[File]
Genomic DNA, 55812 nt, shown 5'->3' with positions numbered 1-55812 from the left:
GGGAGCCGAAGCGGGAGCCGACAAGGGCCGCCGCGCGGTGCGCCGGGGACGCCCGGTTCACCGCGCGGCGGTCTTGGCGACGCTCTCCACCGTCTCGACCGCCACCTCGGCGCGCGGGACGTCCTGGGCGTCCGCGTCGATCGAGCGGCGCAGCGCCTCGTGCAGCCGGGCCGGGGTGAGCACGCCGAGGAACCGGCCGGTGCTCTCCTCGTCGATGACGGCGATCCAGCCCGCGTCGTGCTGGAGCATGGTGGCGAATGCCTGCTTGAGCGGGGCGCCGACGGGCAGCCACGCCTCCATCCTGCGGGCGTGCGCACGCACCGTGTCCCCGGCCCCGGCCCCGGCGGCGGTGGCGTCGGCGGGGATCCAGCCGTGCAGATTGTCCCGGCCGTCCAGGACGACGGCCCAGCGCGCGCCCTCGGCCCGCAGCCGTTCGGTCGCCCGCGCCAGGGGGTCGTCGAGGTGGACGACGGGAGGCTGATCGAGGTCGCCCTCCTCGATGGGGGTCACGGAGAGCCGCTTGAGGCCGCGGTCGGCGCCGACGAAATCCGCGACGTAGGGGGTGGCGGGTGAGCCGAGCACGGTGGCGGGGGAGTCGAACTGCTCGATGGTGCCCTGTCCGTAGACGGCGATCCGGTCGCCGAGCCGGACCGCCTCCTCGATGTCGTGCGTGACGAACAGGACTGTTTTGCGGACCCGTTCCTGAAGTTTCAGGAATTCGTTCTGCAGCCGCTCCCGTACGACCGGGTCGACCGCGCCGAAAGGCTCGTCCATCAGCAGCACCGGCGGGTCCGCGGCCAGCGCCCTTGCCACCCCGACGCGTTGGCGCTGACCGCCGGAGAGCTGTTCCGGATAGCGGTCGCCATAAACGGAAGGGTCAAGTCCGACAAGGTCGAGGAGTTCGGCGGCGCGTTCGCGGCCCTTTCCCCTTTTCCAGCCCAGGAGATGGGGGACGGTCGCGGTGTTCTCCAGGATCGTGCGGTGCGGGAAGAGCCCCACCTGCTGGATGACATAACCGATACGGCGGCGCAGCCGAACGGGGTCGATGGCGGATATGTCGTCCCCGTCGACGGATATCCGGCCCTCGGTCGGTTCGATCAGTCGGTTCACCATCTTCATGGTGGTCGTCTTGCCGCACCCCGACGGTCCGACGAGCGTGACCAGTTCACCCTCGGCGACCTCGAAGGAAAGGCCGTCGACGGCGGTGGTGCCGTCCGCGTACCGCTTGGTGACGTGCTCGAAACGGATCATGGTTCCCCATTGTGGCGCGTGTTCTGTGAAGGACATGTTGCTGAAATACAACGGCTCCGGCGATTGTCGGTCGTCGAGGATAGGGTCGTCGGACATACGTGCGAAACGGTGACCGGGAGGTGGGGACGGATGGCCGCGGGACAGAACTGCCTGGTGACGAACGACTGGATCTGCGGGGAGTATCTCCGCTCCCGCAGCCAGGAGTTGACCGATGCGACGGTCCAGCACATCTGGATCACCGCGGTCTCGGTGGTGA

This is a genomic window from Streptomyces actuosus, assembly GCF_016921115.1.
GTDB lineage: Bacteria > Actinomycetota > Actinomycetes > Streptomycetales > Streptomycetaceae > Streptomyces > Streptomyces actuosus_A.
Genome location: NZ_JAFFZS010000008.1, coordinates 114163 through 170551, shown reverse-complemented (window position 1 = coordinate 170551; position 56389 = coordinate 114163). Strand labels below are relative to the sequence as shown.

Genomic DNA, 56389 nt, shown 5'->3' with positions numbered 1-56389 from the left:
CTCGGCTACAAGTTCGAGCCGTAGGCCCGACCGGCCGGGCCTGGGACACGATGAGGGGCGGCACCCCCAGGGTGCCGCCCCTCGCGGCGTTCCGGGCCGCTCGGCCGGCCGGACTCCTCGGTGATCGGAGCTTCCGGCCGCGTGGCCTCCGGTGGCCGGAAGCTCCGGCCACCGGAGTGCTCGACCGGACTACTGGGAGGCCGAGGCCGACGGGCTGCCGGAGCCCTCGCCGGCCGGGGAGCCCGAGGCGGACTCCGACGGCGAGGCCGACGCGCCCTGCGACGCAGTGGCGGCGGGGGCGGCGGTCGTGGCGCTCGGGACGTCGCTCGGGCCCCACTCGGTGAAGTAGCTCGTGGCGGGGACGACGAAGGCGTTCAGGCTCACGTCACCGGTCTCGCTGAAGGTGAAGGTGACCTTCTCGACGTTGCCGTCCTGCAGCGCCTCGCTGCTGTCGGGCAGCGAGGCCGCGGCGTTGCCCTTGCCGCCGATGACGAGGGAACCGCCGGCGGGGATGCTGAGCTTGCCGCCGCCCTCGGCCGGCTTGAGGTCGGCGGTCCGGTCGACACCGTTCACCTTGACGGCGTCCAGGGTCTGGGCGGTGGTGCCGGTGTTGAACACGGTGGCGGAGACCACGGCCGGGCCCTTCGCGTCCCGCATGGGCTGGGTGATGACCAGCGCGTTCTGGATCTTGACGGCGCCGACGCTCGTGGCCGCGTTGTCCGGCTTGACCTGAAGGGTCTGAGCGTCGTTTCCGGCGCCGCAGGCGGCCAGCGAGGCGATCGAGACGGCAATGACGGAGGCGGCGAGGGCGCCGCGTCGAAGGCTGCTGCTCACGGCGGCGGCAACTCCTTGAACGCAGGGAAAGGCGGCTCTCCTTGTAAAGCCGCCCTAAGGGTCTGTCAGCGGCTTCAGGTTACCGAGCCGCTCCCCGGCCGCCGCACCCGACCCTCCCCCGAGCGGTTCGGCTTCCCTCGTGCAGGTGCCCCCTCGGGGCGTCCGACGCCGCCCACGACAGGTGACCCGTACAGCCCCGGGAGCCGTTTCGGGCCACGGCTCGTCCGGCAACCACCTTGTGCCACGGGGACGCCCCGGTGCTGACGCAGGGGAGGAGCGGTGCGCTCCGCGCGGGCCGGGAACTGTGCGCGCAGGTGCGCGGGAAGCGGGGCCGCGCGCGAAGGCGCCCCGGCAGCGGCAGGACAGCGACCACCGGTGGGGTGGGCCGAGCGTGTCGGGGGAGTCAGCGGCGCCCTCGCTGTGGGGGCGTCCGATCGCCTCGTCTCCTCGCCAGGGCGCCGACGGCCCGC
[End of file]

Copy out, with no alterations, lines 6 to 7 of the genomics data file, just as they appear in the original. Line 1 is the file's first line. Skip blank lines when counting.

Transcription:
Genomic DNA, 56389 nt, shown 5'->3' with positions numbered 1-56389 from the left:
CTCGGCTACAAGTTCGAGCCGTAGGCCCGACCGGCCGGGCCTGGGACACGATGAGGGGCGGCACCCCCAGGGTGCCGCCCCTCGCGGCGTTCCGGGCCGCTCGGCCGGCCGGACTCCTCGGTGATCGGAGCTTCCGGCCGCGTGGCCTCCGGTGGCCGGAAGCTCCGGCCACCGGAGTGCTCGACCGGACTACTGGGAGGCCGAGGCCGACGGGCTGCCGGAGCCCTCGCCGGCCGGGGAGCCCGAGGCGGACTCCGACGGCGAGGCCGACGCGCCCTGCGACGCAGTGGCGGCGGGGGCGGCGGTCGTGGCGCTCGGGACGTCGCTCGGGCCCCACTCGGTGAAGTAGCTCGTGGCGGGGACGACGAAGGCGTTCAGGCTCACGTCACCGGTCTCGCTGAAGGTGAAGGTGACCTTCTCGACGTTGCCGTCCTGCAGCGCCTCGCTGCTGTCGGGCAGCGAGGCCGCGGCGTTGCCCTTGCCGCCGATGACGAGGGAACCGCCGGCGGGGATGCTGAGCTTGCCGCCGCCCTCGGCCGGCTTGAGGTCGGCGGTCCGGTCGACACCGTTCACCTTGACGGCGTCCAGGGTCTGGGCGGTGGTGCCGGTGTTGAACACGGTGGCGGAGACCACGGCCGGGCCCTTCGCGTCCCGCATGGGCTGGGTGATGACCAGCGCGTTCTGGATCTTGACGGCGCCGACGCTCGTGGCCGCGTTGTCCGGCTTGACCTGAAGGGTCTGAGCGTCGTTTCCGGCGCCGCAGGCGGCCAGCGAGGCGATCGAGACGGCAATGACGGAGGCGGCGAGGGCGCCGCGTCGAAGGCTGCTGCTCACGGCGGCGGCAACTCCTTGAACGCAGGGAAAGGCGGCTCTCCTTGTAAAGCCGCCCTAAGGGTCTGTCAGCGGCTTCAGGTTACCGAGCCGCTCCCCGGCCGCCGCACCCGACCCTCCCCCGAGCGGTTCGGCTTCCCTCGTGCAGGTGCCCCCTCGGGGCGTCCGACGCCGCCCACGACAGGTGACCCGTACAGCCCCGGGAGCCGTTTCGGGCCACGGCTCGTCCGGCAACCACCTTGTGCCACGGGGACGCCCCGGTGCTGACGCAGGGGAGGAGCGGTGCGCTCCGCGCGGGCCGGGAACTGTGCGCGCAGGTGCGCGGGAAGCGGGGCCGCGCGCGAAGGCGCCCCGGCAGCGGCAGGACAGCGACCACCGGTGGGGTGGGCCGAGCGTGTCGGGGGAGTCAGCGGCGCCCTCGCTGTGGGGGCGTCCGATCGCCTCGTCTCCTCGCCAGGGCGCCGACGGCCCGC